Your Childhood Personality Predicts Who You Will be as an Adult

Ron Howard then, as Opie in the popular Andy Griffith
television show, and now, a successful director and producer.
Any parent or grandparent will tell you.  The personality of your children is pretty well set in stone from an early age.  I have two sons, each with a distinct personality that existed or perhaps pre-existed their early years and became more so as they grew.

I have four grandchildren or step-grandchildren, and each is as different as you can imagine.  So the news in this study published in 2010, isn't exactly news.  But it is important for an author or screenwriter to bear in mind while crafting character.

Short of traumatic brain injury, what you see in the child is what you'll get in the adult.

Here's the story, with a link to the original research in the attribution.
*  *  *  *  *

Childhood personality traits predict adult behavior:
We remain recognizably the same person, study suggests
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Personality traits observed in childhood are a strong predictor of adult behavior, a study by researchers at the University of California, Riverside, the Oregon Research Institute and University of Oregon suggests.

Using data from a 1960s study of approximately 2,400 ethnically diverse elementary schoolchildren in Hawaii, researchers compared teacher personality ratings of the students with videotaped interviews of 144 of those individuals 40 years later.

What they discovered was surprising, said Christopher S. Nave, lead author of the paper.  "We remain recognizably the same person," Nave said. "This speaks to the importance of understanding personality because it does follow us wherever we go across time and contexts."

"We think that personality resides within us," Nave said. "It's a part of us, a part of our biology. Life events still influence our behaviors, yet we must acknowledge the power of personality in understanding future behavior as well."

The researchers examined four personality attributes -- verbally fluent, adaptable, impulsive and self-minimizing and found that:
  • Youngsters identified as verbally fluent -- defined as unrestrained talkativeness -- tended, as middle-aged adults, to display interest in intellectual matters, speak fluently, try to control the situation, and exhibit a high degree of intelligence. Children rated low in verbal fluency by their teachers were observed as adults to seek advice, give up when faced with obstacles, and exhibit an awkward interpersonal style.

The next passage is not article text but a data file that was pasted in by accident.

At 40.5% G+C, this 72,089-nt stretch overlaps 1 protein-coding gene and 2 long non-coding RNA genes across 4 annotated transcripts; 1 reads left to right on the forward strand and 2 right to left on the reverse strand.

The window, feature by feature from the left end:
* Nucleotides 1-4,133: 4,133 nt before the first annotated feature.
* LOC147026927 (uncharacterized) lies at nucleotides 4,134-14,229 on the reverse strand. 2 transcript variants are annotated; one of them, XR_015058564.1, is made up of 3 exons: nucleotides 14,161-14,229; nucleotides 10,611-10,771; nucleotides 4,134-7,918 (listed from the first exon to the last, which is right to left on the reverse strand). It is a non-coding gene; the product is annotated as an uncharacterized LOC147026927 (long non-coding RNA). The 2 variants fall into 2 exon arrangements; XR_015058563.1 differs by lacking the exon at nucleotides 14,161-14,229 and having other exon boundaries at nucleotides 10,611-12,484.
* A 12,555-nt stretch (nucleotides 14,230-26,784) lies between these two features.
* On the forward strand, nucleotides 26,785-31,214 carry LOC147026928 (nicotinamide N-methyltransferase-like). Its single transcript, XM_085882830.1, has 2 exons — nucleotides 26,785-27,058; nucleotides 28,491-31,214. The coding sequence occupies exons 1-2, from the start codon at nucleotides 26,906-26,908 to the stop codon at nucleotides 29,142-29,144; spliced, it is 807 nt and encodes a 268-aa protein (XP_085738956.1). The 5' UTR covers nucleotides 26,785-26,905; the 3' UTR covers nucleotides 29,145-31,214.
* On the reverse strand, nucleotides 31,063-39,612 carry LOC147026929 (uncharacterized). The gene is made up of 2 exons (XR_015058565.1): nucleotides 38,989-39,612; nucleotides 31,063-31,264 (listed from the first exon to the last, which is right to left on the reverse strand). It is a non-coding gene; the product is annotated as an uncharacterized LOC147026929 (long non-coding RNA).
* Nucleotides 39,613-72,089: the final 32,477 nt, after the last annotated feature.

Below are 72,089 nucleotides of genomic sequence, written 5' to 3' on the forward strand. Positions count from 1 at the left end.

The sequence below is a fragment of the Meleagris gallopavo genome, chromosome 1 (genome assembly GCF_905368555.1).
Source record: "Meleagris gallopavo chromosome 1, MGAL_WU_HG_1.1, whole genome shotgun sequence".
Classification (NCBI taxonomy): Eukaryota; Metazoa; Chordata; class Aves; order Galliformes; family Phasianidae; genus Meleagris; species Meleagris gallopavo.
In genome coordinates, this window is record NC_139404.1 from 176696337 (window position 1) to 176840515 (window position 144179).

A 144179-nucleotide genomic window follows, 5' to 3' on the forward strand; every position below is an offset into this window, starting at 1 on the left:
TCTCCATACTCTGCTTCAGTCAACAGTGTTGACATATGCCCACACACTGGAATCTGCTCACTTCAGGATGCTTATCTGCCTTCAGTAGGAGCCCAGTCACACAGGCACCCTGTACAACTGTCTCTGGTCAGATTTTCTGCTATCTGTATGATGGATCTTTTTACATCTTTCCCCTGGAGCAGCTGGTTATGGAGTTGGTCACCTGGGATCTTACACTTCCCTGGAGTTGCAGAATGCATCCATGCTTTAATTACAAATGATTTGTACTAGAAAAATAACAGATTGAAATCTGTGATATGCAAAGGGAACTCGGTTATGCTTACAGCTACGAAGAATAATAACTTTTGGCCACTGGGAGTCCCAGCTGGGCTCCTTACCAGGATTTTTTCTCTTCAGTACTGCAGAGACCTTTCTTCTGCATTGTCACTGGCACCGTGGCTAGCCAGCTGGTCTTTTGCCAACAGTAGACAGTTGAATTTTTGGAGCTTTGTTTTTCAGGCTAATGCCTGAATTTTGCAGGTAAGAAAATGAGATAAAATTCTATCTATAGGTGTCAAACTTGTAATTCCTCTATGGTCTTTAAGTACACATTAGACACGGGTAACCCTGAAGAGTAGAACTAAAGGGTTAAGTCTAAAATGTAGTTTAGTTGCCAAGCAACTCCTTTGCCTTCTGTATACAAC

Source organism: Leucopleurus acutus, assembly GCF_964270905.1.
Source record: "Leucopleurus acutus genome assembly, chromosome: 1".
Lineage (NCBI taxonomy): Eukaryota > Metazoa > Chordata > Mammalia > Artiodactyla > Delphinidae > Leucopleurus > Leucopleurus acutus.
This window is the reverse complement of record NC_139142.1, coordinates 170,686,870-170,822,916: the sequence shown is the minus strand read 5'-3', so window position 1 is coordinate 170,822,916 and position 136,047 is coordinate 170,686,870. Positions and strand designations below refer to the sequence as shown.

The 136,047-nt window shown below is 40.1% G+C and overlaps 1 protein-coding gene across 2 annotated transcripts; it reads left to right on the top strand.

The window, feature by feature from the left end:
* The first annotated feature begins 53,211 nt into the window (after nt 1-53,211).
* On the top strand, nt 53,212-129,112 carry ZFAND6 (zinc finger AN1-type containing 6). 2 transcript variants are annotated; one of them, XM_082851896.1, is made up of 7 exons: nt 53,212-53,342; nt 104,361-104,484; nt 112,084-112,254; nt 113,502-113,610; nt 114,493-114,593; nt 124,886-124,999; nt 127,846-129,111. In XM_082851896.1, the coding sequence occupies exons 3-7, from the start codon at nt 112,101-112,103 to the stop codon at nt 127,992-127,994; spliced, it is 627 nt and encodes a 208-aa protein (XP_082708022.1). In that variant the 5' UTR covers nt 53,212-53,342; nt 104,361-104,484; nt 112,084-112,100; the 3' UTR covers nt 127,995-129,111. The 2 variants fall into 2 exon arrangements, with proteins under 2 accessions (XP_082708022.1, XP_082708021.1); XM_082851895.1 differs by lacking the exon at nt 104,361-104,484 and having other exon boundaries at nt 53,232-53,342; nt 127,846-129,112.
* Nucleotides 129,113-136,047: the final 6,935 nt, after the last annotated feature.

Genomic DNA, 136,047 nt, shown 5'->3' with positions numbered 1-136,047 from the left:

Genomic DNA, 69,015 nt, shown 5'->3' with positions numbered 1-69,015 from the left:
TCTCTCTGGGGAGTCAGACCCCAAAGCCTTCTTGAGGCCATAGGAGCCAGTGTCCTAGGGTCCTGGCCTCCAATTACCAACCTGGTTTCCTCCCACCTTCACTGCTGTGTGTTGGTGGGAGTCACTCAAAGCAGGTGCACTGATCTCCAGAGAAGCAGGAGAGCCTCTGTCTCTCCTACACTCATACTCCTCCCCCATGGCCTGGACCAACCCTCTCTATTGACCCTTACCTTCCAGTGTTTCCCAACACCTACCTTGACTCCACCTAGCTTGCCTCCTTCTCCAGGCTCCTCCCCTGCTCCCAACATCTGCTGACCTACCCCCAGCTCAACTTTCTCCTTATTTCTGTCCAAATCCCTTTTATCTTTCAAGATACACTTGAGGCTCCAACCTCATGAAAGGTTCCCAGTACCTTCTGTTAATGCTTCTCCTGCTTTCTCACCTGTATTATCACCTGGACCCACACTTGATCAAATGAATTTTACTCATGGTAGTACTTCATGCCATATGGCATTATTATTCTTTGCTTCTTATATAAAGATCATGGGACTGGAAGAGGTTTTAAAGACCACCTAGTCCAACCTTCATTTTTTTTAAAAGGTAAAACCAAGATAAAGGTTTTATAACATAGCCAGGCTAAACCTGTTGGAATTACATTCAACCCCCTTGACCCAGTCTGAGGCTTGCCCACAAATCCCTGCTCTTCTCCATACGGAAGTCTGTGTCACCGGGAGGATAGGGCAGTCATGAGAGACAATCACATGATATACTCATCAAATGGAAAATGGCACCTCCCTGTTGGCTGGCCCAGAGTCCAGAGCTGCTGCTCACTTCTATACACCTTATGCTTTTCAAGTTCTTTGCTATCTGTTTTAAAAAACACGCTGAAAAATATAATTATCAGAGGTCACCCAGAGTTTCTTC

• Children rated as highly adaptable -- defined as coping easily and successfully with new situations -- tended, as middle-aged adults, to behave cheerfully, speak fluently and show interest in intellectual matters. Those who rated low in adaptability as children were observed as adults to say negative things about themselves, seek advice and exhibit an awkward interpersonal style.
  • Students rated as impulsive as adults were inclined to speak loudly, display a wide range of interests and be talkative. Those who were rated low on impulsivity were observed, as adults, to be fearful or timid, keep others at a distance and express insecurity.
  • Children whose teachers rated them as having a tendency to self-minimize -- defined as humble, minimizing their own importance or never showing off -- as adults were likely to express guilt, seek reassurance, say negative things about themselves and express insecurity. Those who were ranked low as self-minimizing were observed as adults to speak loudly, show interest in intellectual matters and exhibit condescending behavior.
Related stories:
Story Source:  Materials provided by University of California - Riverside. C. S. Nave, R. A. Sherman, D. C. Funder, S. E. Hampson, L. R. Goldberg. On the Contextual Independence of Personality: Teachers' Assessments Predict Directly Observed Behavior After Four Decades. Social Psychological and Personality Science, 2010


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